Greetings! I’m Claudia Quint and I intend to tell you about a different kind of Sherwood Forest, with a Robin Hood unlike the one you have known, a much wilder Maid Marian, and most of all, a different kind of Sheriff with secret desires in his burning heart. I invite you to meet them all in my story, Arrows Fletched With Peacock Feathers. I concentrate on myth and romance and fairy tales, and have published short stories along those themes. I keep a regular blog examining fairy tales and doing interviews and features on related subjects at https://claudiaquint.wordpress.com
Let’s Get To Know Claudia Quint
Q: What are the top five books that have influenced your career?
A: That’s such a hard question to answer, how to narrow down so many beloved tales? I suppose the first author to really instill a sense of gothic romance within me was Anne Rice with her Interview with the Vampire and later on, The Vampire Lestat. And later on I discovered such love for the Brontes, with Jane Eyre at the top of the list. Especially because it has a particular meaning to my family. I have an old copy in tatters I inherited from my great-grandmother. (Like the title character of Jane Eyre, she was abandoned to an orphanage.) I draw a lot of influence and inspiration from the past. Metamorphoses by Ovid, The Divine Comedy by Dante. And a contemporary favorite of mine has always been Susan Kay’s Phantom, which I thought was a brilliant reimagining of The Phantom of the Opera. I loved it so much I tracked down a hardback for my own library. Though obscure, I feel as though it gave me another way of viewing romance beyond a plot-driven story, but also a character driven story in which the lows of life highlight the romantic pulse that makes a certain kind of romance story so delicious.
Q: What fictional character would you punch if the face if you thought you could get away with it without going to jail?
A: This is something of a funny question, punching people in the face is really hell on the knuckles, I prefer something more long lasting and painful, like psychological torture, you know? An audit, maybe. Fictional characters don’t really inspire this kind of anger within me because shutting a book or turning off a movie is relatively easy, and I can make my own characters if I dislike someone else’s.
Q: Pick a super-power and tell us what you’d do with it.
A: I’d pick the super power that makes you really good at answering interview questions. No, I kid! This reminds me a little bit of Misfits, the UK show about the kids doing community service who end up with superpowers. My favorite part was the story of Simon and Alisha who end up taking this very, very interesting twist on time travel. I want that. I want a superpower that lets me travel through time, and I would do the exact same thing they did with it. So, to know the answer to that, you have to watch the first three seasons of the Misfits. (It’s worth it for Simon and Alisha’s story line alone. But bring tissues, because you will blubber like a baby.)
About Arrows Fletched With Peacock Feathers by Claudia Quint
Nottingham suffers under the ruthless enforcement of the Sheriff, who is determined to live up to his title and forget the difficult childhood that left him orphaned and destitute.
Then a charismatic bandit named Robin Hood crashes through his bedroom window and leaves the Sheriff’s ordered world thoroughly shattered—and threatens to steal the Sheriff’s not so hardened heart.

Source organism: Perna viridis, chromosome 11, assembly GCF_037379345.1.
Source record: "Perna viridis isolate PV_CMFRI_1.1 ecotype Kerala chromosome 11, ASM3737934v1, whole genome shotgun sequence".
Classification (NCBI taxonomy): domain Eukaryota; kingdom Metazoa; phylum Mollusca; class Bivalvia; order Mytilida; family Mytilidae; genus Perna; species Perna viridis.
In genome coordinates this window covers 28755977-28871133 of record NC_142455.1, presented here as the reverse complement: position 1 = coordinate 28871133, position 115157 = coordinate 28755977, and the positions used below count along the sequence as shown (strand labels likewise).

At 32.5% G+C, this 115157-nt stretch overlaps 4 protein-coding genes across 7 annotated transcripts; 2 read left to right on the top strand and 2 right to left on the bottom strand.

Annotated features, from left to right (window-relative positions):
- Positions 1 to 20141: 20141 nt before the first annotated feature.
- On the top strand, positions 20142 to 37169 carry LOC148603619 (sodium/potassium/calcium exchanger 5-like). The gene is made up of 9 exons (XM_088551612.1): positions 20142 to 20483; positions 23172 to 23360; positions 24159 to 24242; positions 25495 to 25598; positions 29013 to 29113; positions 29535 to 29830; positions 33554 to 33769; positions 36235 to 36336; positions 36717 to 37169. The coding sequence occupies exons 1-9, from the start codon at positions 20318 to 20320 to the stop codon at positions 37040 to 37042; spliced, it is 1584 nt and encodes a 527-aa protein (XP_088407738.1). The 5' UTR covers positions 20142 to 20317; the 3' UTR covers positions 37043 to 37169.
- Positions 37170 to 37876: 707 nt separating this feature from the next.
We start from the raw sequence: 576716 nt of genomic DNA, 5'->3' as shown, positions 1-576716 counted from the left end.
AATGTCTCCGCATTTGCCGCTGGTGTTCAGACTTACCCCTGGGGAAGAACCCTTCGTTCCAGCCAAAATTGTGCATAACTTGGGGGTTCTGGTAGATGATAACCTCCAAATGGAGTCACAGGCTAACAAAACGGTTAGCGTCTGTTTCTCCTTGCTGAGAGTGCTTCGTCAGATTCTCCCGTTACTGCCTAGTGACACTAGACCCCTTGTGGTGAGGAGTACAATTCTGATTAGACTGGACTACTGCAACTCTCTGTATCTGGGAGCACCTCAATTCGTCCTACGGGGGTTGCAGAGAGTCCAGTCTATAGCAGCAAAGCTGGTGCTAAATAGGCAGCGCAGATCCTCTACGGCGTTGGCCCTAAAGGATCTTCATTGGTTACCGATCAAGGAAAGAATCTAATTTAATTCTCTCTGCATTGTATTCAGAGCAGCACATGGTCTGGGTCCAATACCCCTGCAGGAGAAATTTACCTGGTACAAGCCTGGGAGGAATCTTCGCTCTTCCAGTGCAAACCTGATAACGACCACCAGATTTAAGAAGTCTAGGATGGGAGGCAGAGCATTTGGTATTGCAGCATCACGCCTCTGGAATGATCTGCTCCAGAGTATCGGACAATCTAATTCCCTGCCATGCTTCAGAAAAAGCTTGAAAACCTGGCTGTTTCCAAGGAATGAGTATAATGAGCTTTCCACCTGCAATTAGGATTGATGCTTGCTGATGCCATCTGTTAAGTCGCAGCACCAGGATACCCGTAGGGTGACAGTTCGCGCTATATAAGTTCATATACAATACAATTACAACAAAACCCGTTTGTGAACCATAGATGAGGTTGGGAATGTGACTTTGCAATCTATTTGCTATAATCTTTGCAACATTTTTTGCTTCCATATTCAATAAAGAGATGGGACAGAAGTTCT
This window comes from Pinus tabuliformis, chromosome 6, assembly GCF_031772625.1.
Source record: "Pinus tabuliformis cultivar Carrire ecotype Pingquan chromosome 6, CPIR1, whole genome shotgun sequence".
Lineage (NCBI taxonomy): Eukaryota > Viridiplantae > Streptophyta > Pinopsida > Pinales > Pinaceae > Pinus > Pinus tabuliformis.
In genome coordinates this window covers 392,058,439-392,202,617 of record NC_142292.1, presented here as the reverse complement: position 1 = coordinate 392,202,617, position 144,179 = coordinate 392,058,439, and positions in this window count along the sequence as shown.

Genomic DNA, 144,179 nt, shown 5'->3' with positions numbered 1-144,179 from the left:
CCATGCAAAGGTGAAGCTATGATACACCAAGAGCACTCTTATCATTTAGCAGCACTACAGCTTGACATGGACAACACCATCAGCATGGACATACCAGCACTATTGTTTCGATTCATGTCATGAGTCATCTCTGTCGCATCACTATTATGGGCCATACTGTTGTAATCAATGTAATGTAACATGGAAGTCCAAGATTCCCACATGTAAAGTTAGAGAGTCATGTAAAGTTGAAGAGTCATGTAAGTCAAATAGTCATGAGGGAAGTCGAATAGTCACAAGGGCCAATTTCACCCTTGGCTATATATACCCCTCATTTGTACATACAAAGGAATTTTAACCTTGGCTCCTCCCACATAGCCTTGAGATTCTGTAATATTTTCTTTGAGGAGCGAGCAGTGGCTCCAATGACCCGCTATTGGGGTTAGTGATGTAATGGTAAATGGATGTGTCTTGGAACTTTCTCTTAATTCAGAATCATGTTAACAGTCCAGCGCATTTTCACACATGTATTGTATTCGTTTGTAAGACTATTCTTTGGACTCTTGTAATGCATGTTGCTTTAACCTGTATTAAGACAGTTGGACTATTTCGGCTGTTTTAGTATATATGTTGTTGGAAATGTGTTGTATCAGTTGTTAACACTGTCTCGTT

“Good,” the Abbot snapped. “See to it you do not. All
these years, I thought to upraise you, hold you to the light
and redeem you. That you might have a better life than the
one your mother suffered. When you turned twenty-two, I
thought I might lose you again.”
The Sheriff looked away. The year of twenty-two had
been the year of sufferings and severance, the year the
Abbot found him and Brother Vincent in the garden,
caught them together in lusty idyll.
At first, they thought nothing would come of the
Abbot’s discovery, for all things resumed their usual turn
and the Sheriff (who was not then the Sheriff) and Brother
Vincent might tend the brewery, ring the bells in the
evening, and carry on their work exchanging shy glances in
the belfry, where they at last snuck in their moments of
togetherness, heated exchanges in the darkness and the
deafening thunder of the bells, the sound shaking them
through their skin, down to their tongues meeting in the
middle, pressed together. The Sheriff found heaven in the
belfry alone with Brother Vincent.
And then came the assignation, then came the call to
the Abbot’s side where he was told he would be shipped
out to Nottingham, and there was nothing to be done
“And Brother Vincent?” the Sheriff had asked, kneeling
at the Abbot’s feet, and the Abbot shook his head in the
grip of a bitter disappointment, and the Sheriff, not yet the
Sheriff, tucked his feelings and his vulnerable heart behind
a coat of armor, safe and secret where no one might see it,
not ever again. And he was no longer a brother of the
order, but crushed mercilessly into a diamond—
impenetrable, hard, desirable but unable to be claimed, for
nothing would allow him to open up the hard shell of
My favorite quote from Arrows Fletched With Peacock Feathers is:
“My mother followed her heart over her head and I
saw where it led her!” the Sheriff exploded in a torrent of
feeling, the words running unchecked from him. “She died
with no one beside her at the end, despite many a
profession of love. Tell me, will you be there to defend me
when Prince John demands his taxes? Will you be there to
take up the shortfall for the townspeople when they
cannot pay? Should I abandon my post, just to have a more
ruthless cutthroat take it up and squeeze the people until
blood runs from their purses?”